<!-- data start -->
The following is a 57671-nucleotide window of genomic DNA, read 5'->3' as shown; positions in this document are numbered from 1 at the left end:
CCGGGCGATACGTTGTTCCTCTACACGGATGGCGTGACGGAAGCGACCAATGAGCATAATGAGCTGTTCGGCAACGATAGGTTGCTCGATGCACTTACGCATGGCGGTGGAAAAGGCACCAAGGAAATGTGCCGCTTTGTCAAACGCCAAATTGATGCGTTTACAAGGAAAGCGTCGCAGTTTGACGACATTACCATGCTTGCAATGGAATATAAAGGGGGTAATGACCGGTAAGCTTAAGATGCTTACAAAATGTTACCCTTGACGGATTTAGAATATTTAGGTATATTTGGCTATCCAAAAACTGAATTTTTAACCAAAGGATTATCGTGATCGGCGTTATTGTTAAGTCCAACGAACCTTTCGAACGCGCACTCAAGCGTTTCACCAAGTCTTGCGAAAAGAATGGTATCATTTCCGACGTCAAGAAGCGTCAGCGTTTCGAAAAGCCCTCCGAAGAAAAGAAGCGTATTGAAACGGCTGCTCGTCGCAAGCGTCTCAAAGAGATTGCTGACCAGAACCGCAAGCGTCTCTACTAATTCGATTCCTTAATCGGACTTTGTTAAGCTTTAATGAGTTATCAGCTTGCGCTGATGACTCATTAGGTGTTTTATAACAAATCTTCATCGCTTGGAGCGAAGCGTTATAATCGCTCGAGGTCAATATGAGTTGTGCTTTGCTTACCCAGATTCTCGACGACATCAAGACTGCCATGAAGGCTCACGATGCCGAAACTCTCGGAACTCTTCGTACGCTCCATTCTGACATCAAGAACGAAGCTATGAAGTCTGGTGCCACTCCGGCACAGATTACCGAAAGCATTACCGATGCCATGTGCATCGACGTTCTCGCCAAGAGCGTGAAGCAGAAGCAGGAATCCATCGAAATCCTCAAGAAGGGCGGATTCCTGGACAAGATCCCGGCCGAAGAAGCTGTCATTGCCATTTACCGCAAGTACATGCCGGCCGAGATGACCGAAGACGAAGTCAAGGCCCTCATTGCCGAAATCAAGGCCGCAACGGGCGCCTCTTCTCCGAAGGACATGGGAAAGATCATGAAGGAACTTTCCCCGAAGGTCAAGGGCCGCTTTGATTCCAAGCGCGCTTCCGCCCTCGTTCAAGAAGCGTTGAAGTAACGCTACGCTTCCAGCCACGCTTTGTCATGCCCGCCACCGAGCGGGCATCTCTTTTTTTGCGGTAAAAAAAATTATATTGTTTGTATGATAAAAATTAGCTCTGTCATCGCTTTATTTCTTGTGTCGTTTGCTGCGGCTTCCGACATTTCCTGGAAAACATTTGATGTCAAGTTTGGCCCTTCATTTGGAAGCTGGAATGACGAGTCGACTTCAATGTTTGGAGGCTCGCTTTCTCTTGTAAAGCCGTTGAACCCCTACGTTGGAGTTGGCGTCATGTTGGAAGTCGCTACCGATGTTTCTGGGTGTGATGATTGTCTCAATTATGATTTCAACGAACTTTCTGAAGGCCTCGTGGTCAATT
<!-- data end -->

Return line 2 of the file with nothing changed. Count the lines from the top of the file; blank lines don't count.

CCGGGCGATACGTTGTTCCTCTACACGGATGGCGTGACGGAAGCGACCAATGAGCATAATGAGCTGTTCGGCAACGATAGGTTGCTCGATGCACTTACGCATGGCGGTGGAAAAGGCACCAAGGAAATGTGCCGCTTTGTCAAACGCCAAATTGATGCGTTTACAAGGAAAGCGTCGCAGTTTGACGACATTACCATGCTTGCAATGGAATATAAAGGGGGTAATGACCGGTAAGCTTAAGATGCTTACAAAATGTTACCCTTGACGGATTTAGAATATTTAGGTATATTTGGCTATCCAAAAACTGAATTTTTAACCAAAGGATTATCGTGATCGGCGTTATTGTTAAGTCCAACGAACCTTTCGAACGCGCACTCAAGCGTTTCACCAAGTCTTGCGAAAAGAATGGTATCATTTCCGACGTCAAGAAGCGTCAGCGTTTCGAAAAGCCCTCCGAAGAAAAGAAGCGTATTGAAACGGCTGCTCGTCGCAAGCGTCTCAAAGAGATTGCTGACCAGAACCGCAAGCGTCTCTACTAATTCGATTCCTTAATCGGACTTTGTTAAGCTTTAATGAGTTATCAGCTTGCGCTGATGACTCATTAGGTGTTTTATAACAAATCTTCATCGCTTGGAGCGAAGCGTTATAATCGCTCGAGGTCAATATGAGTTGTGCTTTGCTTACCCAGATTCTCGACGACATCAAGACTGCCATGAAGGCTCACGATGCCGAAACTCTCGGAACTCTTCGTACGCTCCATTCTGACATCAAGAACGAAGCTATGAAGTCTGGTGCCACTCCGGCACAGATTACCGAAAGCATTACCGATGCCATGTGCATCGACGTTCTCGCCAAGAGCGTGAAGCAGAAGCAGGAATCCATCGAAATCCTCAAGAAGGGCGGATTCCTGGACAAGATCCCGGCCGAAGAAGCTGTCATTGCCATTTACCGCAAGTACATGCCGGCCGAGATGACCGAAGACGAAGTCAAGGCCCTCATTGCCGAAATCAAGGCCGCAACGGGCGCCTCTTCTCCGAAGGACATGGGAAAGATCATGAAGGAACTTTCCCCGAAGGTCAAGGGCCGCTTTGATTCCAAGCGCGCTTCCGCCCTCGTTCAAGAAGCGTTGAAGTAACGCTACGCTTCCAGCCACGCTTTGTCATGCCCGCCACCGAGCGGGCATCTCTTTTTTTGCGGTAAAAAAAATTATATTGTTTGTATGATAAAAATTAGCTCTGTCATCGCTTTATTTCTTGTGTCGTTTGCTGCGGCTTCCGACATTTCCTGGAAAACATTTGATGTCAAGTTTGGCCCTTCATTTGGAAGCTGGAATGACGAGTCGACTTCAATGTTTGGAGGCTCGCTTTCTCTTGTAAAGCCGTTGAACCCCTACGTTGGAGTTGGCGTCATGTTGGAAGTCGCTACCGATGTTTCTGGGTGTGATGATTGTCTCAATTATGATTTCAACGAACTTTCTGAAGGCCTCGTGGTCAATT